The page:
Artificial kidney test signals hope
Preliminary studies with an experimental artificial kidney that incorporates living cells indicate that it can reduce deaths from acute kidney failure by 50%, Michigan researchers reported Thursday.
The device is meant for short-term use -- up to three days -- to allow a damaged kidney time to recover function.
The artificial kidney “may yield a better treatment for life-threatening acute renal failure, for which a high mortality rate has remained unchanged despite years of advances in conventional therapies,” said Dr. H. David Humes of the University of Michigan, the lead author of a report appearing in the Journal of the American Society of Nephrology.
“They achieved some pretty remarkable results with people . . . who were the sickest of the sick,” said Dr. Leslie Spry of Lincoln Nephrology & Hypertension in Nebraska and a spokesman for the National Kidney Foundation. “This would be a pretty good deal if it gets to be generally accepted.”
Acute kidney failure can arise from trauma, dehydration and a variety of other causes. It affects about 5% of hospitalized patients and a higher percentage of those in intensive care units. The mortality rate is 50% to 70%, even when patients receive the best care available.
The new artificial kidney, called a renal tubule assist device, or RAD, is a modified form of a cartridge filter that is normally used for continuous dialysis.
Humes and his colleagues devised a technique for plating human kidney cells, called renal proximal tubule cells, on the interior surfaces of the cartridge.
The cells, derived from donor kidneys that are not suitable for transplantation, restore vital electrolytes, salt, glucose and water to the filtered blood. Those components are normally removed during conventional dialysis. The cells also produce immune system molecules, called cytokines, that are important for fighting infections.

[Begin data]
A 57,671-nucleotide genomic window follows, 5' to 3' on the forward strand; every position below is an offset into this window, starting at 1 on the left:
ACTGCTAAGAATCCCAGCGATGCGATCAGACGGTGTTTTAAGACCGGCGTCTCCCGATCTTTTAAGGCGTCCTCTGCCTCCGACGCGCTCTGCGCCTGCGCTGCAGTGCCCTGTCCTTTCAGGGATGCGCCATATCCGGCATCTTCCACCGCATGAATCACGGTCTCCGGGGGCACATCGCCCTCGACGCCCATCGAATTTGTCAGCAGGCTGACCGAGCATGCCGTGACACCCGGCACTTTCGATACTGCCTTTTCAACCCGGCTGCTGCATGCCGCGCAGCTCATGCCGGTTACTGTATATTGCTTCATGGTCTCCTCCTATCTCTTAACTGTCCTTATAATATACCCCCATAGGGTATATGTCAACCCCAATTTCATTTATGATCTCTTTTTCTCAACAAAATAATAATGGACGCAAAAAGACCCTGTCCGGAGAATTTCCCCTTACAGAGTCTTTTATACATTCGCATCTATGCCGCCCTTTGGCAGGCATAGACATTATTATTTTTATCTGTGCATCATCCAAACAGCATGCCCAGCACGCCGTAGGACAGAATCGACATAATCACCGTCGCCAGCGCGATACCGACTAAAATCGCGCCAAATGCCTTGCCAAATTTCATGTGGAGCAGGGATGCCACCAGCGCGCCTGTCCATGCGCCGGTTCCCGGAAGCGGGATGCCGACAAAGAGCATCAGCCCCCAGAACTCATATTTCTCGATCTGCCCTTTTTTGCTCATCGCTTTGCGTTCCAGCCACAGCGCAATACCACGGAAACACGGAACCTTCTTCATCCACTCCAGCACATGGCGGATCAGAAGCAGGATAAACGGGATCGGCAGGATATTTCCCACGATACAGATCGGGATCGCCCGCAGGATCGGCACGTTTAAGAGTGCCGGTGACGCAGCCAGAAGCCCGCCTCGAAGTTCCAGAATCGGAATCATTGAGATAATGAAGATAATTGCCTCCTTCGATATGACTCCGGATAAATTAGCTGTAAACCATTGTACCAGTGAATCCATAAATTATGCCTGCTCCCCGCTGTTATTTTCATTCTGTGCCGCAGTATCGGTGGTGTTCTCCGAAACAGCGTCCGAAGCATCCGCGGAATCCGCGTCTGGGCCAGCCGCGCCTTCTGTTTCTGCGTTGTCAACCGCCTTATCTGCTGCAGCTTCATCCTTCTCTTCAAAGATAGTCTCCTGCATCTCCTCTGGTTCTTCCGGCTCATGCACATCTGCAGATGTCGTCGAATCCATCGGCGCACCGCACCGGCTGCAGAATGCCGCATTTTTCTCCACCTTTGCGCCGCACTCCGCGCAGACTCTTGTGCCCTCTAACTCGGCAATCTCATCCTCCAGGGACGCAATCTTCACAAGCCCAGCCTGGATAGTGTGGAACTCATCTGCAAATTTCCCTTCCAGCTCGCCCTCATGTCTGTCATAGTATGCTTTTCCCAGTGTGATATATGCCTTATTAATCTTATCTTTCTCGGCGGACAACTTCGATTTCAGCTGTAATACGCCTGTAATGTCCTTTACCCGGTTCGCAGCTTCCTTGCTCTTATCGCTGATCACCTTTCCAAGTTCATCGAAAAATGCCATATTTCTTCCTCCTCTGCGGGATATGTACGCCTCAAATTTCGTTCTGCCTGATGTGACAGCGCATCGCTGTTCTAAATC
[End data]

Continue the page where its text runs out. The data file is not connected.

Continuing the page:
Humes and his colleagues studied 58 patients who were critically ill with acute kidney failure at 12 centers around the country. Eighteen of them received conventional continuous dialysis, and 40 received conventional dialysis plus up to 72 hours of treatment with the artificial kidney.
At the end of a month, the team reported, 33% of those receiving RAD therapy had died, compared with 61% of those in the control group. The results were not statistically significant, however, because of the small size of the groups.
After 180 days, 76.5% of the patients receiving conventional therapy had died, compared with 46% of those who used the RAD. That difference was statistically significant.
The team will now undertake a larger trial that is required before the device can be approved for sale.
The trial was sponsored by RenaMed Biologics Inc., a biotechnology company spun off by the University of Michigan to manufacture the device. Humes is a shareholder of the company.